Giancoli's Physics: Principles with Applications, 7th Edition

13

Temperature and Kinetic Theory

Change chapter13-1: Atomic Theory

13-2: Temperature and Thermometers

13-4: Thermal Expansion

13-5: Gas Laws; Absolute Temperature

13-6 and 13-7: Ideal Gas Law

13-8: Ideal Gas Law in Terms of Molecules; Avogadro's Number

13-9: Molecular Interpretation of Temperature

13-11: Real Gases; Phase Changes

13-12: Vapor Pressure and Humidity

13-13: Diffusion

Question by Giancoli, Douglas C., Physics: Principles with Applications, 7th Ed., ©2014, Reprinted by permission of Pearson Education Inc., New York.

Problem 3

Q

- “Room temperature” is often taken to be $68 ^\circ \textrm{F}$. What is this on the Celsius scale?
- The temperature of the filament in a lightbulb is about $1900 ^\circ \textrm{C}$. What is this on the Fahrenheit scale?

A

$20^\circ\textrm{C, } 3500^\circ\textrm{F}$

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VIDEO TRANSCRIPT

This is Giancoli Answers with Mr. Dychko. The temperature in degrees Celsius is 5/9 times the Fahrenheit temperature after you take away 32. So, 68 degrees Fahrenheit for room temperature minus 32 multiplied by 5/9 is 20 degrees Celsius. And then for the temperature inside a light bulb you take, the Fahrenheit temperature is calculated by going 5, or 9 over 5 times the temperature in Celsius and then add 32 after you do the multiplying. So, we have 9/5 times 1,900 degrees Celsius temperature of the filament plus 32. And that gives about 3,500 degrees Fahrenheit.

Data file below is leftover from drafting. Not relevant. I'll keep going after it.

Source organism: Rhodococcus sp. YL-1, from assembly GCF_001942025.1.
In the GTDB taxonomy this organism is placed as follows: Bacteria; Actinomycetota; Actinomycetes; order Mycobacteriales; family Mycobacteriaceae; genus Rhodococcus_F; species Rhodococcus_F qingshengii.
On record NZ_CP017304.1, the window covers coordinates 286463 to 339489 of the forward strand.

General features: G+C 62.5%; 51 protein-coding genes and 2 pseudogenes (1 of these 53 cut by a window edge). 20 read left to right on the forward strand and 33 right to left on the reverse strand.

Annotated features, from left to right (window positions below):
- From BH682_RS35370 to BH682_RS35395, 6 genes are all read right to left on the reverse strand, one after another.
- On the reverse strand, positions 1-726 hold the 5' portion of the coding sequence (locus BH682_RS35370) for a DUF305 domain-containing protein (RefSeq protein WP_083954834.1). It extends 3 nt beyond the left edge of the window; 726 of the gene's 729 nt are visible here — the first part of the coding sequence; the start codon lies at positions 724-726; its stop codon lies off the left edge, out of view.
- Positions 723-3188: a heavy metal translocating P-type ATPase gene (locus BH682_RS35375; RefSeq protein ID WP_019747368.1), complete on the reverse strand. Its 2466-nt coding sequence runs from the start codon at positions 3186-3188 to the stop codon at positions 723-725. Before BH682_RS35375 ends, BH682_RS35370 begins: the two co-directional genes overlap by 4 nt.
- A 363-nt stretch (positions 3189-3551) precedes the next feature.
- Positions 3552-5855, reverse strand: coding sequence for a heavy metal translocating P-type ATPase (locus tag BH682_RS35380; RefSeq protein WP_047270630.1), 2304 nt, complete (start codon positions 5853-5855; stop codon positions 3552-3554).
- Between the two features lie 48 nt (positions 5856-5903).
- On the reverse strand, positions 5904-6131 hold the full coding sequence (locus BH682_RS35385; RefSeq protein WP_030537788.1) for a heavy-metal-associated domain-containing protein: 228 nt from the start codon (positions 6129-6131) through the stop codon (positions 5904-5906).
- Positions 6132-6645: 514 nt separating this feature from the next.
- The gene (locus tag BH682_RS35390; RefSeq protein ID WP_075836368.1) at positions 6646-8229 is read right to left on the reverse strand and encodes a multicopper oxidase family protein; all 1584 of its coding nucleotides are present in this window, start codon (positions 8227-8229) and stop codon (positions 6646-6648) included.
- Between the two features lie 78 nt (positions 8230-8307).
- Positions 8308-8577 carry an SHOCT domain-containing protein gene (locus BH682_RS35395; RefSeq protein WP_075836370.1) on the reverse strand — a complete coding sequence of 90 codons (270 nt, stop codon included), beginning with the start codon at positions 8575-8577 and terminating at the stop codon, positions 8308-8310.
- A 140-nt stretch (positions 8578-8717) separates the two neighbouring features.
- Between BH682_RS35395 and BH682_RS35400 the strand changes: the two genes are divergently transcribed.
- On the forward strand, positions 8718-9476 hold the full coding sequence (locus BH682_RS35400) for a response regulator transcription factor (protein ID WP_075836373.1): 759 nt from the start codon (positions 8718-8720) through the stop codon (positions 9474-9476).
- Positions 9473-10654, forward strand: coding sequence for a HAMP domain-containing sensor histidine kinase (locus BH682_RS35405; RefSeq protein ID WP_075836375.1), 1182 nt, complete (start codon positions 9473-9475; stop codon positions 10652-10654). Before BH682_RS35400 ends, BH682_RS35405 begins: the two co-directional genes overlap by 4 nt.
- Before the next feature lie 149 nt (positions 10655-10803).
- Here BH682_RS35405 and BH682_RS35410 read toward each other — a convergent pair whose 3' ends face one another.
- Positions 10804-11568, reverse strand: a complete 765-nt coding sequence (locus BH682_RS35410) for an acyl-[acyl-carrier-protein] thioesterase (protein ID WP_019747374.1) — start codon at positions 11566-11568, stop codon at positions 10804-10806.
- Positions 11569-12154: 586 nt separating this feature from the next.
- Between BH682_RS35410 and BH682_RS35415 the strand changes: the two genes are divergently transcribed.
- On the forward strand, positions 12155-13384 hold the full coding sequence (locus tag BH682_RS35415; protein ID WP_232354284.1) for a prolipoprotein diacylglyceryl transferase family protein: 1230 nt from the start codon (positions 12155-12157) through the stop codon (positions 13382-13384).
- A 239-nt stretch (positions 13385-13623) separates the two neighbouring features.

COMMENTS

By ljn8 on Mon, 11/17/2014 - 10:56 PM

This should be degrees F for part b

By Mr. Dychko on Mon, 11/17/2014 - 11:08 PM

Thanks a lot for noticing that ljn8, I've updated the text.

Cheers,

Mr. Dychko

By shine07 on Tue, 12/8/2015 - 3:26 AM

Can you please include the formulas first rather than just plugging in the numbers?

By shine07 on Tue, 12/8/2015 - 3:33 AM

Never mind. I read the question wrong.

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